On money and literary things.

I grew up fairly poor. When I first started trying really hard to get published I would say about 80% of the places I was trying had reading fees.

As the years have gone by I’ve tended to avoid reading fees. At first it was because I honestly could not afford it. I remember many times when I would look at a call for submission and realize that I could take a chance and statistically speaking not get published and spend the 5-8$ or I could eat meat for the week. Or buy good toilet paper or not have to beg borrow or steal tampons.

Back then nobody took electronic submissions so most of the time I’d already spent a few dollars. I did not own a computer so I would go to the library to type out my submissions which was free, then I’d take my precious 3.5″ floppy disks to Kinkos where I’d usually save up enough money to print all my submissions out. I’d go buy good sturdy business size envelopes, I’d buy postage and normally by the end I’d have spent every red cent I had to spare and well we all know what happens next.

Lots of rejections.

Years later I don’t have to decide between trying to make this writing thing happen and buying tampons but the focus and sense of discomfort and exclusion has shifted in focus.

These days everyone is always all about support us give us money. You don’t really support us if you don’t give us money. Buy our books, buy tickets to our events, etc etc. Sometimes I wonder if in the drive to market and keep afloat and pay for hosting and everything, sometimes the lit community forgets that a lot of us are fucking poor.

A lot of the time I don’t have a lot of extra money to donate. I’m the breadwinner in my household and while we are afloat, we’re not exactly in a position for me to be spending 20-60 dollars a month on literary things as much as I might want to.

I’ve found myself unsubscribing to a lot of indie lit e newsletters because frankly, I can’t take the marketing. I can’t take the constant reminder that I must not be a “real” part of the community because no I don’t buy books when they come out. No, I don’t always shop at small independent book stores. No I don’t donate to every lit mag I read.

Beyond not being able to afford it, sometimes the seemingly trendy cheeky things piss me off.

For instance.

When Tin House made the announcement of their guidelines for submitting while they were reading unsolicited manuscripts, I was honestly done.

PORTLAND, OREGON (JUNE 30, 2010) In the spirit of discovering new talent as well as supporting established authors and the bookstores who support them, Tin House Books will accept unsolicited manuscripts dated between August 1 and November 30, 2010, as long as each submission is accompanied by a receipt for a book from a bookstore. Tin House magazine will require the same for unsolicited submissions sent between September 1 and December 30, 2010.
Writers who cannot afford to buy a book or cannot get to an actual bookstore are encouraged to explain why in haiku or one sentence (100 words or fewer). Tin House Books and Tin House magazine will consider the purchase of e-books as a substitute only if the writer explains: why he or she cannot go to his or her neighborhood bookstore, why he or she prefers digital reads, what device, and why.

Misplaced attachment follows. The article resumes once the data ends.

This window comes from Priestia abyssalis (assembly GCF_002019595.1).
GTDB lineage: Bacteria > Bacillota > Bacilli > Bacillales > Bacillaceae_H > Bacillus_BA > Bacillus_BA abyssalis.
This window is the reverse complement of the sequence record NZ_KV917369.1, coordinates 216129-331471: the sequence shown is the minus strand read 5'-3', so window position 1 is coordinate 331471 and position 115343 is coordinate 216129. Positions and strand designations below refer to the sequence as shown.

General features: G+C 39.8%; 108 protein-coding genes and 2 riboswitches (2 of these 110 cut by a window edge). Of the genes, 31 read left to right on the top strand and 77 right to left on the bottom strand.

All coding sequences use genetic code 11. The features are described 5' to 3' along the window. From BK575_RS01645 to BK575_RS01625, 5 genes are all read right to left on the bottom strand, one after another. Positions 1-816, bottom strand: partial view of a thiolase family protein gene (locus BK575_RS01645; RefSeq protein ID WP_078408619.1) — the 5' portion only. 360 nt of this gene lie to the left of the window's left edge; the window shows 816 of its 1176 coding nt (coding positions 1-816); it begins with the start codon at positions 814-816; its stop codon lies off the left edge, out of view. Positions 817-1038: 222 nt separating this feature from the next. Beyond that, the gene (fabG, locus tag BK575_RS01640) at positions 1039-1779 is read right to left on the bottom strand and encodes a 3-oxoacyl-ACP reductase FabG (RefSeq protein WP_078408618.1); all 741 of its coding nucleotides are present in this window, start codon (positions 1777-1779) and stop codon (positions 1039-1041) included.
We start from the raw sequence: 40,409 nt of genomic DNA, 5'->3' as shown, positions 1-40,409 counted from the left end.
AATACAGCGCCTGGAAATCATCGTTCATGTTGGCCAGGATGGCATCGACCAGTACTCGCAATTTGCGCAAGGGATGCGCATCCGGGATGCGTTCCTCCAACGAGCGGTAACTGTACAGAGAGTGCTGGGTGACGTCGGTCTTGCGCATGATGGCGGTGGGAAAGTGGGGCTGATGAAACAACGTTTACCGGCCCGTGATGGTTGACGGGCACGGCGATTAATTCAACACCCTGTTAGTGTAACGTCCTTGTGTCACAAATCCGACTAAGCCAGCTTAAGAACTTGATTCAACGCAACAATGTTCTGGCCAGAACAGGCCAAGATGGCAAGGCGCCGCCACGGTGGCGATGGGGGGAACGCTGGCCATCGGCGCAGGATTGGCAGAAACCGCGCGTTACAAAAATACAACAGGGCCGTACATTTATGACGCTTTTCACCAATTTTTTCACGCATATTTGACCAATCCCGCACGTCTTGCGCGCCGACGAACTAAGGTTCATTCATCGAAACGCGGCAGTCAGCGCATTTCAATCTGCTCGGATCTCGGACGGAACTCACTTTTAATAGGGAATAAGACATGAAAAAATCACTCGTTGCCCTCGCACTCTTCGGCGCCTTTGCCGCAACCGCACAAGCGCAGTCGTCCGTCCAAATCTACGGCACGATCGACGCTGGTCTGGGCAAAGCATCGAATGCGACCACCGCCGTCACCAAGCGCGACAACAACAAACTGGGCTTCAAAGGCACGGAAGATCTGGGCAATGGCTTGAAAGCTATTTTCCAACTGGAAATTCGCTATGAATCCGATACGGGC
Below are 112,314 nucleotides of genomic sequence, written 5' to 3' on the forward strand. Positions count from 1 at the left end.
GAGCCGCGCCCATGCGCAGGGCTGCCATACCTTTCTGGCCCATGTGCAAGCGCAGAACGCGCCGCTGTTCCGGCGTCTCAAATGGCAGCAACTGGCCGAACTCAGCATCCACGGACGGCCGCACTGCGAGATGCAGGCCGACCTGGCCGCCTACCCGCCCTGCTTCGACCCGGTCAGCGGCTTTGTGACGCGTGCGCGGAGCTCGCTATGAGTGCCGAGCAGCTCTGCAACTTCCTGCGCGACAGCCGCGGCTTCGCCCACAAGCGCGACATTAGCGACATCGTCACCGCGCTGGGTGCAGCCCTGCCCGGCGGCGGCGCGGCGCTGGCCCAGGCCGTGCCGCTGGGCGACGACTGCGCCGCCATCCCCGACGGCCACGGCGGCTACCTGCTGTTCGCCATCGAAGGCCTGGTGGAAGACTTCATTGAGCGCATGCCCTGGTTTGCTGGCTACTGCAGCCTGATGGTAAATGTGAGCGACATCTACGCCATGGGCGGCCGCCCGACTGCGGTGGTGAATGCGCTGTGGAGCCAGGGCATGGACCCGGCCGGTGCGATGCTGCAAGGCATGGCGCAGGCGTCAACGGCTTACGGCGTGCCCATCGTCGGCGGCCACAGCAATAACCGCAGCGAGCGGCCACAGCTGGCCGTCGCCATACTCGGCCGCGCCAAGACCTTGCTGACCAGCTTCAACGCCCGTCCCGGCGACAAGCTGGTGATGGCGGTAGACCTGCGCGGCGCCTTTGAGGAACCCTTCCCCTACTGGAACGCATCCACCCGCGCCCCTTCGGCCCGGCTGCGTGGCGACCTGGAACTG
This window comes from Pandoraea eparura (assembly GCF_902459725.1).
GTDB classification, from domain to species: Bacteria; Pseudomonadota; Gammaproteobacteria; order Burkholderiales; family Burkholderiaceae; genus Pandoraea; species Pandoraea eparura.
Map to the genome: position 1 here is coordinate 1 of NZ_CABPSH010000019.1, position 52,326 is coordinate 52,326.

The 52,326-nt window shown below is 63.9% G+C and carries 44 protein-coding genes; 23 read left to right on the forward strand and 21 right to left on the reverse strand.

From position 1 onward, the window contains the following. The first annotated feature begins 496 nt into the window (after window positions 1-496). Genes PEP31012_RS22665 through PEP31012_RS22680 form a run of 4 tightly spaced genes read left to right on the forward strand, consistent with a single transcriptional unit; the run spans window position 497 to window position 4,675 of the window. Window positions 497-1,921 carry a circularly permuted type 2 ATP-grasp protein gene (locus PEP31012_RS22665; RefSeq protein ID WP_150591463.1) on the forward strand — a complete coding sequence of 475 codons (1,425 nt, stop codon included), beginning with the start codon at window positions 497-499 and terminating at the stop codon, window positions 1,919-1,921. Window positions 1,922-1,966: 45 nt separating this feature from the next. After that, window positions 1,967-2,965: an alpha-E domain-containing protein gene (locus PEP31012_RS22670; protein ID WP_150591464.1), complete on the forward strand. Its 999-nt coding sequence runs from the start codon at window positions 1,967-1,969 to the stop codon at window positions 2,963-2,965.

Emphasis mine. How is that cute or encouraging new voices?

I hate that cheeky shitty attitude and frankly that alone is what caused me to stop reading and supporting Tin House. This so so incredibly problematic on so many levels. What about people who live in places where there are not bookstores? Fuck them?

I didn’t like a lot of the privileged reactions.

You know what, for a lot of us poor folks that shit is not fucking funny. No I’m not going to write you a fucking haiku to prove or explain my economic situation.

Honestly 2010 went a long way towards showing me that I don’t want to be a part of a community (as an author or peer or whatever) that thinks it’s okay to be so exclusionary.

Yes, maybe at one time I was punk rock enough to go ahead and skip eating lunch for a week so I could go to the indie book store and buy the new book from a beloved author. These days I’m just too old to go hungry for literature.

I think long and hard about what indie lit things I support anymore. As I get older I have a firmer set of convictions about certain things. I’m finding that I’d rather just not get published than be published in a publication (and no not just Tin House it was just the best example I could think of) where I feel unwelcome because I’m poor or because I’m not cool enough to think things I find offensive are funny.

All this is mainly to say that I feel good about where I submit. I feel good about supporting the people I do and I think that’s really the point of partaking in and participating in Indie lit.

This post was actually sparked by me trying to decide whether or not I should spend 20$ to submit a literary piece to the Seattle Erotic Arts Festival.

The thing is I have a piece I think would be fantastic. Unfortunately I really need a pair of good shoes because I have joint problems and walk everywhere. So what do I do? 20 dollars may not seem like a lot of money but that is actually about a quarter of the cost of a fine pair of walking shoes. So what’s more important? The chance of success or feet that don’t hurt?

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